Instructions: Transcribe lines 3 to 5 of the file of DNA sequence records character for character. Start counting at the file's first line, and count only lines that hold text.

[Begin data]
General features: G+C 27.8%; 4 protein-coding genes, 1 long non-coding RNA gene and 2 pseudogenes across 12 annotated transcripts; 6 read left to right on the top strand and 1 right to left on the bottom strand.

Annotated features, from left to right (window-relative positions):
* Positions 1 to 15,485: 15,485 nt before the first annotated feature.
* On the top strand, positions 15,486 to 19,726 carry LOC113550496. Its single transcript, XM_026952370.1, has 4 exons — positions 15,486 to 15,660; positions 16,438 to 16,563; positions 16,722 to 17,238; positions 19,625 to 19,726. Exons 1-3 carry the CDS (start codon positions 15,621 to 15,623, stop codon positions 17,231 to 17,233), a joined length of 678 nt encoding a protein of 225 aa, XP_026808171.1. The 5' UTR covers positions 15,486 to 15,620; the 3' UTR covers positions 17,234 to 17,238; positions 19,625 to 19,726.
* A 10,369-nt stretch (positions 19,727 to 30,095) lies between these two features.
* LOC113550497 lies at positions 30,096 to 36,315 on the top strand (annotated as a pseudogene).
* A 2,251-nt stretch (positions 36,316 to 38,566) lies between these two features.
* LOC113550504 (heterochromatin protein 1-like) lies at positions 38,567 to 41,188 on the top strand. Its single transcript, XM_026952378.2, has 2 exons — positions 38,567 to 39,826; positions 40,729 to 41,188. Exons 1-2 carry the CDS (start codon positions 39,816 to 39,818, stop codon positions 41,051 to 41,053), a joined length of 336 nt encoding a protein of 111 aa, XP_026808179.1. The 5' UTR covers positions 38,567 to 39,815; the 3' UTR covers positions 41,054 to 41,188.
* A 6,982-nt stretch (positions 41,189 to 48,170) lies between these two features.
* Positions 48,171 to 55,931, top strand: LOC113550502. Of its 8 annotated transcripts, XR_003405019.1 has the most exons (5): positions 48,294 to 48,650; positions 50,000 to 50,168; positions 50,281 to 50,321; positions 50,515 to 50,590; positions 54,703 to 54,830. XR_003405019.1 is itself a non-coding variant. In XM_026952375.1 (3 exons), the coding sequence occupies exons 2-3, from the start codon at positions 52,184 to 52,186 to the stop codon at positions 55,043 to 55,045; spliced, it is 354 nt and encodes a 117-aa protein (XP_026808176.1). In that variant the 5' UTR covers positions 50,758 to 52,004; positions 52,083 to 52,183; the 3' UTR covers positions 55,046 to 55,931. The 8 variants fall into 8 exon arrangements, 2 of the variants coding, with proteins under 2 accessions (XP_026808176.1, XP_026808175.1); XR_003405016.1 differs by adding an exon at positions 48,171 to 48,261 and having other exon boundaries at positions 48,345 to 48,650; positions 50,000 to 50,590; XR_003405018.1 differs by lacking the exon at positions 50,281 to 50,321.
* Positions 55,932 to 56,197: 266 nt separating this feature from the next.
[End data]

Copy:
* Positions 1 to 15,485: 15,485 nt before the first annotated feature.
* On the top strand, positions 15,486 to 19,726 carry LOC113550496. Its single transcript, XM_026952370.1, has 4 exons — positions 15,486 to 15,660; positions 16,438 to 16,563; positions 16,722 to 17,238; positions 19,625 to 19,726. Exons 1-3 carry the CDS (start codon positions 15,621 to 15,623, stop codon positions 17,231 to 17,233), a joined length of 678 nt encoding a protein of 225 aa, XP_026808171.1. The 5' UTR covers positions 15,486 to 15,620; the 3' UTR covers positions 17,234 to 17,238; positions 19,625 to 19,726.
* A 10,369-nt stretch (positions 19,727 to 30,095) lies between these two features.